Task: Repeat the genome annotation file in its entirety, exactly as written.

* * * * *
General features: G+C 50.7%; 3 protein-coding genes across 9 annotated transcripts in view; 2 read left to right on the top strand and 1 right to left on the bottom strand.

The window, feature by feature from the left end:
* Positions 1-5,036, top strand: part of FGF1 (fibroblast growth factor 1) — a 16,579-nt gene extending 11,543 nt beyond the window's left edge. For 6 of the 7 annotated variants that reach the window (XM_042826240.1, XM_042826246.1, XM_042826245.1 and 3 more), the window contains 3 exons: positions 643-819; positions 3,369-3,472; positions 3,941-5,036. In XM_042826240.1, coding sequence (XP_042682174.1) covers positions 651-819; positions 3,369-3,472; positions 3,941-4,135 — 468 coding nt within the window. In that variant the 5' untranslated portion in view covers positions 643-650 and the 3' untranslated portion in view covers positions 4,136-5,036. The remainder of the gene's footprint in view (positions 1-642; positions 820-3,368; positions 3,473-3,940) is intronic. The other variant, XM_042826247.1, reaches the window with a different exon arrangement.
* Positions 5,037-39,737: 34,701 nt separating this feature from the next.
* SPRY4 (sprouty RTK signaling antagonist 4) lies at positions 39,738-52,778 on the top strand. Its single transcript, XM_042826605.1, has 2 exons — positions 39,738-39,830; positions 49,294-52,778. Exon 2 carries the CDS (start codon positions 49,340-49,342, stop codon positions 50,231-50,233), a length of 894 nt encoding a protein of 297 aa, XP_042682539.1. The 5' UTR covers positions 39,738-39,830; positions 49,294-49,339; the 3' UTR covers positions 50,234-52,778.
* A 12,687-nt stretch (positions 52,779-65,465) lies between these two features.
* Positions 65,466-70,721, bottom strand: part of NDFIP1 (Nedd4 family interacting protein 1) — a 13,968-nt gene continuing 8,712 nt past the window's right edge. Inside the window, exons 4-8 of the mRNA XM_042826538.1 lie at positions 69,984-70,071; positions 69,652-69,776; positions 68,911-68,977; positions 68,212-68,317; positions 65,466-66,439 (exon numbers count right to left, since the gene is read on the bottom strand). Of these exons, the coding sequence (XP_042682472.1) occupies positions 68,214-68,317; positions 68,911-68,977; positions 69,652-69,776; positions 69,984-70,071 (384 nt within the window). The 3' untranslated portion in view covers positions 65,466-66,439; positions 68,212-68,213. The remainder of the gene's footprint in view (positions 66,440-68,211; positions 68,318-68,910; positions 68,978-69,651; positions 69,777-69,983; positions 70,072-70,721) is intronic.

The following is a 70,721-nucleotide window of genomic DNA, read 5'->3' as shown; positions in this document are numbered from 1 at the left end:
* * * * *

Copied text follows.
General features: G+C 50.7%; 3 protein-coding genes across 9 annotated transcripts in view; 2 read left to right on the top strand and 1 right to left on the bottom strand.

The window, feature by feature from the left end:
* Positions 1-5,036, top strand: part of FGF1 (fibroblast growth factor 1) — a 16,579-nt gene extending 11,543 nt beyond the window's left edge. For 6 of the 7 annotated variants that reach the window (XM_042826240.1, XM_042826246.1, XM_042826245.1 and 3 more), the window contains 3 exons: positions 643-819; positions 3,369-3,472; positions 3,941-5,036. In XM_042826240.1, coding sequence (XP_042682174.1) covers positions 651-819; positions 3,369-3,472; positions 3,941-4,135 — 468 coding nt within the window. In that variant the 5' untranslated portion in view covers positions 643-650 and the 3' untranslated portion in view covers positions 4,136-5,036. The remainder of the gene's footprint in view (positions 1-642; positions 820-3,368; positions 3,473-3,940) is intronic. The other variant, XM_042826247.1, reaches the window with a different exon arrangement.
* Positions 5,037-39,737: 34,701 nt separating this feature from the next.
* SPRY4 (sprouty RTK signaling antagonist 4) lies at positions 39,738-52,778 on the top strand. Its single transcript, XM_042826605.1, has 2 exons — positions 39,738-39,830; positions 49,294-52,778. Exon 2 carries the CDS (start codon positions 49,340-49,342, stop codon positions 50,231-50,233), a length of 894 nt encoding a protein of 297 aa, XP_042682539.1. The 5' UTR covers positions 39,738-39,830; positions 49,294-49,339; the 3' UTR covers positions 50,234-52,778.
* A 12,687-nt stretch (positions 52,779-65,465) lies between these two features.
* Positions 65,466-70,721, bottom strand: part of NDFIP1 (Nedd4 family interacting protein 1) — a 13,968-nt gene continuing 8,712 nt past the window's right edge. Inside the window, exons 4-8 of the mRNA XM_042826538.1 lie at positions 69,984-70,071; positions 69,652-69,776; positions 68,911-68,977; positions 68,212-68,317; positions 65,466-66,439 (exon numbers count right to left, since the gene is read on the bottom strand). Of these exons, the coding sequence (XP_042682472.1) occupies positions 68,214-68,317; positions 68,911-68,977; positions 69,652-69,776; positions 69,984-70,071 (384 nt within the window). The 3' untranslated portion in view covers positions 65,466-66,439; positions 68,212-68,213. The remainder of the gene's footprint in view (positions 66,440-68,211; positions 68,318-68,910; positions 68,978-69,651; positions 69,777-69,983; positions 70,072-70,721) is intronic.

The following is a 70,721-nucleotide window of genomic DNA, read 5'->3' as shown; positions in this document are numbered from 1 at the left end: